In our daily routine, we face many situations where we need to coordinate in cooperating, such as maintaining friendships or team working. If we all put all our efforts in doing so, we will efficiently get the best possible outcome for everybody. However, we are occasionally tempted to look the other way and let the rest solve the problem. These situations are called social dilemmas and this passive attitude of not exerting any effort in the common goal and benefitting of others doing so is denominated the free rider problem. The purpose of this chapter is to present this issue by means of a public goods game and propose the different mechanisms experimental literature has demonstrated to conceal the free rider problem. Examples of this nature are maintaining relationships over prolonged periods of time, determining a minimum threshold for the common project rewards to be enjoyed by everybody or enabling transparent communication. Additionally, sanctioning opportunities promote cooperation even further. Besides economic penalizations, punishment can occur at a social domain through hostility, ostracism or bond breaking. Moreover, it can be implemented either from an individual approach or through the use of centralized institutions endowed with sanctioning power.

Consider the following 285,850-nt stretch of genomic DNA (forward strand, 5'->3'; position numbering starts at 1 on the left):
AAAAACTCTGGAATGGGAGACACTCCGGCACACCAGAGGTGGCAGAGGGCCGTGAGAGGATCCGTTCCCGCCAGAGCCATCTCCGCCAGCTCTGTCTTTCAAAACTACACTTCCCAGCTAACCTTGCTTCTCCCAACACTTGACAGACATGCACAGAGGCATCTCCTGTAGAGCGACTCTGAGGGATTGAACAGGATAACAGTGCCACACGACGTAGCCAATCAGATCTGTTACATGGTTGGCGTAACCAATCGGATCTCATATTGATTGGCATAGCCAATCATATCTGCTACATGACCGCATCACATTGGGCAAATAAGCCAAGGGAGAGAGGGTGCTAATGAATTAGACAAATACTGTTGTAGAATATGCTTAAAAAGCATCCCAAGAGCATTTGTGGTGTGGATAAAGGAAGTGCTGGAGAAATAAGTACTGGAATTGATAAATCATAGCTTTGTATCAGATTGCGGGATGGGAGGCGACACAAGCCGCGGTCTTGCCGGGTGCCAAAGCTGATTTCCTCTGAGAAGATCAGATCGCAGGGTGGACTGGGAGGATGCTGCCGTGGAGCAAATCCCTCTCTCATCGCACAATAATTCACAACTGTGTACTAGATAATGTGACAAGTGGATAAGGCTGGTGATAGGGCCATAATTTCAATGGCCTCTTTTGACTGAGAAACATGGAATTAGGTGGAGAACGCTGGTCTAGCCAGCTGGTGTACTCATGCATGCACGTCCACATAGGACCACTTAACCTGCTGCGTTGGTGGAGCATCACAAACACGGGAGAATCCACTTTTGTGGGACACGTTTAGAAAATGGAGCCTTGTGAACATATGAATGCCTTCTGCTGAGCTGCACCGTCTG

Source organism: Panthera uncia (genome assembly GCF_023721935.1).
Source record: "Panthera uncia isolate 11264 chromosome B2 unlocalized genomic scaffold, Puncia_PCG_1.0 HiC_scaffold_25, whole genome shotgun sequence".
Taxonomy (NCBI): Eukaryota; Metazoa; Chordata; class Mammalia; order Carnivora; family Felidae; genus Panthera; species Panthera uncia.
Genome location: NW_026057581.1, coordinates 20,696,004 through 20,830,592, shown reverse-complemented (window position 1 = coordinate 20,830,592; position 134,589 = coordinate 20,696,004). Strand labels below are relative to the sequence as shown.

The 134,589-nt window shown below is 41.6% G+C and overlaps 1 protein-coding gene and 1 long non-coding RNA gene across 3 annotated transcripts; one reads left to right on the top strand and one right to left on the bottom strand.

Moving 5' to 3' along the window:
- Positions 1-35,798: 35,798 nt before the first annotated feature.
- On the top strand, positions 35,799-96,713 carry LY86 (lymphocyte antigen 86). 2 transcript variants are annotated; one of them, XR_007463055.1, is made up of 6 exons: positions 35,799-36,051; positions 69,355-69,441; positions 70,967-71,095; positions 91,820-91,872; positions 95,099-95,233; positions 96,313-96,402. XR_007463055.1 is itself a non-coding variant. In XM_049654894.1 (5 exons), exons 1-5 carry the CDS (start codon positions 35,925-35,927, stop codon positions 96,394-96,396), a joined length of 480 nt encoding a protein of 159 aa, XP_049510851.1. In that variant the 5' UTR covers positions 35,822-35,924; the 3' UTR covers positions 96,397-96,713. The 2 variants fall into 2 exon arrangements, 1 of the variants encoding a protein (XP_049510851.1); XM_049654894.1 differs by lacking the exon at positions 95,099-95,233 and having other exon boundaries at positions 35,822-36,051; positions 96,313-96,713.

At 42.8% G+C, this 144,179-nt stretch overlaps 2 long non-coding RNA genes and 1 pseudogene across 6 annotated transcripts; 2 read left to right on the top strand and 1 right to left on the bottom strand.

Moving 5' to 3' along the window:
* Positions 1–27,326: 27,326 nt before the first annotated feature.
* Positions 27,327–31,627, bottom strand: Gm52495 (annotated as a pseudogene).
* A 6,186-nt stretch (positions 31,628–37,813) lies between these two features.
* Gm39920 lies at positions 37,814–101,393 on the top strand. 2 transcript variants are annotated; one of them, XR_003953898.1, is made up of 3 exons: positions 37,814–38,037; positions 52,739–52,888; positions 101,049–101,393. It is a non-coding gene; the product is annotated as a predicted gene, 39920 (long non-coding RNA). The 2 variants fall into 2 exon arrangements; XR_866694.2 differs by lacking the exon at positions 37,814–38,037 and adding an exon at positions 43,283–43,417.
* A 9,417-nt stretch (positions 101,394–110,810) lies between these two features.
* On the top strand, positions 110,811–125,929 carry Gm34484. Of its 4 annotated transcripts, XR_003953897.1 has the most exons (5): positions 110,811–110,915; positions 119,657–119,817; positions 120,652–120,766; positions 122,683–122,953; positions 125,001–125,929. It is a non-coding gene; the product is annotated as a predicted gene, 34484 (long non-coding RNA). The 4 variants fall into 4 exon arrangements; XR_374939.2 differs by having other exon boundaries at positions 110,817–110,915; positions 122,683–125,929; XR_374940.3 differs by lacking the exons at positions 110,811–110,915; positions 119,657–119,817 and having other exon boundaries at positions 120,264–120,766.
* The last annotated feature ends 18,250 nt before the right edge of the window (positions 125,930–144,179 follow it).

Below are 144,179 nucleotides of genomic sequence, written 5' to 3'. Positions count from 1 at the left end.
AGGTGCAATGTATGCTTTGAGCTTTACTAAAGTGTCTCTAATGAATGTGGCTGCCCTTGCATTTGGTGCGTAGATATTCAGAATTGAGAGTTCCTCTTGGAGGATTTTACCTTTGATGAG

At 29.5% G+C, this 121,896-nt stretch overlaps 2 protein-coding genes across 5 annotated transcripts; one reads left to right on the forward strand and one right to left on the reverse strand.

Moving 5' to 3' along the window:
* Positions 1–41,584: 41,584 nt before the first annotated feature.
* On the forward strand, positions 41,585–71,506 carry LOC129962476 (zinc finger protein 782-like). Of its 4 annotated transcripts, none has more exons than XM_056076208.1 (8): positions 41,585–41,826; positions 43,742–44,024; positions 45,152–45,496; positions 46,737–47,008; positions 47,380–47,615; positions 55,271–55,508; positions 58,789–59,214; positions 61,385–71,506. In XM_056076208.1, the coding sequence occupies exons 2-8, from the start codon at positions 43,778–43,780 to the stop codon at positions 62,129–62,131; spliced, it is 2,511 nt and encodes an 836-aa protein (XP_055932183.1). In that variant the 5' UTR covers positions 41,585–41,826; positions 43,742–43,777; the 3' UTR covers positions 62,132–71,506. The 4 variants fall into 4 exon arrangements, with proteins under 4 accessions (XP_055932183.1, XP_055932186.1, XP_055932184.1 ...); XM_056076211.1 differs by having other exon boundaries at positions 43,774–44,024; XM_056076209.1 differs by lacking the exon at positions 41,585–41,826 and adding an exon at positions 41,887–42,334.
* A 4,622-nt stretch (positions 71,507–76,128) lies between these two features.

Part of the book: Game Theory